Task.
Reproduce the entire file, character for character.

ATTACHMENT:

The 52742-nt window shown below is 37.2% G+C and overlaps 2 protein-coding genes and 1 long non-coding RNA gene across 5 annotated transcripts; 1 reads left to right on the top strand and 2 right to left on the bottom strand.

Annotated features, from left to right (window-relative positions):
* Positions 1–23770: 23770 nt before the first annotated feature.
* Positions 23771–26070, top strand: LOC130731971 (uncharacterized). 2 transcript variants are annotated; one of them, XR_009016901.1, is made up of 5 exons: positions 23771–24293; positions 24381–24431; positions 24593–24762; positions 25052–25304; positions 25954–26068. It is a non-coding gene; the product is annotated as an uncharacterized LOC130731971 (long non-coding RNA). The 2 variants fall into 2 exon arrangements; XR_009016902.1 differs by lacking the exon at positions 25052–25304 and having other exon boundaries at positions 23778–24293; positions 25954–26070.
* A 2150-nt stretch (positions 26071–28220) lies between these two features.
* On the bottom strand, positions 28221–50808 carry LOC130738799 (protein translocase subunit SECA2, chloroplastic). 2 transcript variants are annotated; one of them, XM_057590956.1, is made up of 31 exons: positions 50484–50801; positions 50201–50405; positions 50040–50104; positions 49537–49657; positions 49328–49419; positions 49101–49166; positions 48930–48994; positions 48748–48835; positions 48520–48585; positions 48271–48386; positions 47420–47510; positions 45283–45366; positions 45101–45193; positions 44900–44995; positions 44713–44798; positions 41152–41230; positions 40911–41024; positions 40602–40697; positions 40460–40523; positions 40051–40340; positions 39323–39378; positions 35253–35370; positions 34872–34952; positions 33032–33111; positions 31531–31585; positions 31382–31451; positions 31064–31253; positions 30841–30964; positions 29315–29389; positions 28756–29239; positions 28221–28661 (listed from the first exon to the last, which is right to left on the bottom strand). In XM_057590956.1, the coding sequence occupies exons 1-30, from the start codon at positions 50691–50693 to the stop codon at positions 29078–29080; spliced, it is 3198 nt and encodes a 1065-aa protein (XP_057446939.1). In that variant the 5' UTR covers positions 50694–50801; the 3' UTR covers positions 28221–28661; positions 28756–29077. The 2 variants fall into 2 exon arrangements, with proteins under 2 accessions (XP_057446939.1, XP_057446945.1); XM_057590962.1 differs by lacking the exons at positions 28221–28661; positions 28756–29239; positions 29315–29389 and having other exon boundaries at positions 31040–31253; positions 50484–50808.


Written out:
The 52742-nt window shown below is 37.2% G+C and overlaps 2 protein-coding genes and 1 long non-coding RNA gene across 5 annotated transcripts; 1 reads left to right on the top strand and 2 right to left on the bottom strand.

Annotated features, from left to right (window-relative positions):
* Positions 1–23770: 23770 nt before the first annotated feature.
* Positions 23771–26070, top strand: LOC130731971 (uncharacterized). 2 transcript variants are annotated; one of them, XR_009016901.1, is made up of 5 exons: positions 23771–24293; positions 24381–24431; positions 24593–24762; positions 25052–25304; positions 25954–26068. It is a non-coding gene; the product is annotated as an uncharacterized LOC130731971 (long non-coding RNA). The 2 variants fall into 2 exon arrangements; XR_009016902.1 differs by lacking the exon at positions 25052–25304 and having other exon boundaries at positions 23778–24293; positions 25954–26070.
* A 2150-nt stretch (positions 26071–28220) lies between these two features.
* On the bottom strand, positions 28221–50808 carry LOC130738799 (protein translocase subunit SECA2, chloroplastic). 2 transcript variants are annotated; one of them, XM_057590956.1, is made up of 31 exons: positions 50484–50801; positions 50201–50405; positions 50040–50104; positions 49537–49657; positions 49328–49419; positions 49101–49166; positions 48930–48994; positions 48748–48835; positions 48520–48585; positions 48271–48386; positions 47420–47510; positions 45283–45366; positions 45101–45193; positions 44900–44995; positions 44713–44798; positions 41152–41230; positions 40911–41024; positions 40602–40697; positions 40460–40523; positions 40051–40340; positions 39323–39378; positions 35253–35370; positions 34872–34952; positions 33032–33111; positions 31531–31585; positions 31382–31451; positions 31064–31253; positions 30841–30964; positions 29315–29389; positions 28756–29239; positions 28221–28661 (listed from the first exon to the last, which is right to left on the bottom strand). In XM_057590956.1, the coding sequence occupies exons 1-30, from the start codon at positions 50691–50693 to the stop codon at positions 29078–29080; spliced, it is 3198 nt and encodes a 1065-aa protein (XP_057446939.1). In that variant the 5' UTR covers positions 50694–50801; the 3' UTR covers positions 28221–28661; positions 28756–29077. The 2 variants fall into 2 exon arrangements, with proteins under 2 accessions (XP_057446939.1, XP_057446945.1); XM_057590962.1 differs by lacking the exons at positions 28221–28661; positions 28756–29239; positions 29315–29389 and having other exon boundaries at positions 31040–31253; positions 50484–50808.